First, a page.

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ST. LOUIS • Jennifer Joyce, the city’s top prosecutor, believes a state Supreme Court rule that requires disclosure of names and addresses of victims and witnesses to defendants is unconstitutional.

Mary Fox, the city’s head public defender, believes Joyce’s policy of withholding such information from defendants violates their constitutional rights.

Their arguments clashed Thursday at the Missouri Court of Appeals in St. Louis as lawyers for each debated whether a 1979 pretrial disclosure rule goes far enough to protect crime victims while guaranteeing defendants’ rights to a fair trial. No decision is expected for some time.

The Missouri Supreme Court rule requires the disclosure but Joyce’s policy, for at least a decade, has been to redact dates of birth, Social Security numbers, telephone numbers and addresses from police reports before providing them to defense lawyers. The St. Louis public defenders office says Joyce’s practice clearly violates the rule.

The argument before the appeals court Thursday was whether St. Louis Circuit Judge Michael K. Mullen was right to deny requests by prosecutors for protective orders in 14 recent cases whose defendants have public defenders.

The fight has been brewing for more than a year in St. Louis Circuit Court, since Fox sued Joyce to protest the long-held policy providing redacted police reports to defense lawyers. The two sides have been wrangling all summer in Mullen’s courtroom over protective orders for victims and witnesses in dozens of other cases.

The 14 criminal cases cited in the appeal include charges of robbery, theft, burglary, illegal guns, drug trafficking and sex crimes filed since 2014. Nine are still pending; five defendants have already pleaded guilty.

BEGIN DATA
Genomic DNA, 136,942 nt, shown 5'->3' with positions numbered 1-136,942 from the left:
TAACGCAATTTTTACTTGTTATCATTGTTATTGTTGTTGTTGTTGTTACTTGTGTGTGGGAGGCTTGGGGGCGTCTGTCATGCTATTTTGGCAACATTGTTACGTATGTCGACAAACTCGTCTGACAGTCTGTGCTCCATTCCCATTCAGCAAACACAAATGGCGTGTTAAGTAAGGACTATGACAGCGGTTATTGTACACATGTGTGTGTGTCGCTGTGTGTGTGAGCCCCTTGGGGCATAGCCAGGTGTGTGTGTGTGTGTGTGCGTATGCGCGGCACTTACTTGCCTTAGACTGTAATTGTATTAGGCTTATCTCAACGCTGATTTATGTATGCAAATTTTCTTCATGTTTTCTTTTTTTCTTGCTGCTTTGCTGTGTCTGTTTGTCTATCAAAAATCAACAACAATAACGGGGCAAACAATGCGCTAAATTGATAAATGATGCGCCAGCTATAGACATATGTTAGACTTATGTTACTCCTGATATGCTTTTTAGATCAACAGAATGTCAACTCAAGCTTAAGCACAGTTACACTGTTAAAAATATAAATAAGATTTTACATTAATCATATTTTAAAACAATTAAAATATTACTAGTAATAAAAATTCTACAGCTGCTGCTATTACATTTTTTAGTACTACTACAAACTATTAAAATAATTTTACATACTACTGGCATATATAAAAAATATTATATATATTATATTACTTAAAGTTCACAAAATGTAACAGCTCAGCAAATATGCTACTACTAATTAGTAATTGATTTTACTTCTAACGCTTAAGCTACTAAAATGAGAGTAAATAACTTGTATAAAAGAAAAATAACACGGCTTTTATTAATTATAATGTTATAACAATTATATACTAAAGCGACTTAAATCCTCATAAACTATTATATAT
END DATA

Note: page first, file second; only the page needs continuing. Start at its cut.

Representing Joyce on Thursday was Assistant Circuit Attorney Morley Swingle, who said the issue has “life and death” consequences and cited two recent killings of witnesses set to testify in murder cases. Swingle argued that a 1992 state constitutional amendment that affords crime victims the “right to protection” from a defendant outweighs the rule requiring disclosure of personal information.

“It’s wrong that we have to show a specific threat in any given case,” Swingle said. “They should have to show a specific need for it.”

Deputy District Defender Rick Kroeger argued that the appeals court should order Joyce’s office to comply with the disclosure rule and find that Mullen correctly denied her office’s request for protective orders.

“It is a matter of life and death,” Kroeger said. “It’s also a matter of liberty.”

Swingle said witnesses are routinely made available to the defense for interviews. But Kroeger argued that defense attorneys should be able to interview witnesses without prosecutors “infecting” their statements.

Joyce’s focus on protecting victims and witnesses has become a central issue for her in the waning months of her fourth term as circuit attorney.

While her assistants have clashed in St. Louis Circuit Court over the same issue in some 170 cases, Joyce has steadily staged a social media blitz on Facebook and Twitter — hash-tagged, #VictimsCount — warning of the importance of protecting victims and witnesses in prosecutions.

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